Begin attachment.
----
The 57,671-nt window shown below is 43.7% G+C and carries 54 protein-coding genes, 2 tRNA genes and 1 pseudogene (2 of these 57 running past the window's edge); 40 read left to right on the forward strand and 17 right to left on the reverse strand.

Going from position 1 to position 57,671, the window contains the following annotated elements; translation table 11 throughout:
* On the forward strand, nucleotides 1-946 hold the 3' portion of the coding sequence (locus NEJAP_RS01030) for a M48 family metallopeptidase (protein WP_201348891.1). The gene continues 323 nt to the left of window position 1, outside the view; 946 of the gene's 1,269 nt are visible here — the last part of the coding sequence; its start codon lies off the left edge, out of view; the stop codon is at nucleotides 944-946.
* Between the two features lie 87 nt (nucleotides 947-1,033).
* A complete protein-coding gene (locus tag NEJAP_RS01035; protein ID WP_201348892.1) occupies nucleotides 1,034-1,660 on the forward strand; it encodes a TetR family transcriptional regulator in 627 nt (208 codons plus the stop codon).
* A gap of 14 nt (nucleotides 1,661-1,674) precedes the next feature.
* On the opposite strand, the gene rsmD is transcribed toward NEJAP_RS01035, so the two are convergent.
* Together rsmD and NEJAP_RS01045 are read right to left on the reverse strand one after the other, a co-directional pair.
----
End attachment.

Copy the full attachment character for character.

The 57,671-nt window shown below is 43.7% G+C and carries 54 protein-coding genes, 2 tRNA genes and 1 pseudogene (2 of these 57 running past the window's edge); 40 read left to right on the forward strand and 17 right to left on the reverse strand.

Going from position 1 to position 57,671, the window contains the following annotated elements; translation table 11 throughout:
* On the forward strand, nucleotides 1-946 hold the 3' portion of the coding sequence (locus NEJAP_RS01030) for a M48 family metallopeptidase (protein WP_201348891.1). The gene continues 323 nt to the left of window position 1, outside the view; 946 of the gene's 1,269 nt are visible here — the last part of the coding sequence; its start codon lies off the left edge, out of view; the stop codon is at nucleotides 944-946.
* Between the two features lie 87 nt (nucleotides 947-1,033).
* A complete protein-coding gene (locus tag NEJAP_RS01035; protein ID WP_201348892.1) occupies nucleotides 1,034-1,660 on the forward strand; it encodes a TetR family transcriptional regulator in 627 nt (208 codons plus the stop codon).
* A gap of 14 nt (nucleotides 1,661-1,674) precedes the next feature.
* On the opposite strand, the gene rsmD is transcribed toward NEJAP_RS01035, so the two are convergent.
* Together rsmD and NEJAP_RS01045 are read right to left on the reverse strand one after the other, a co-directional pair.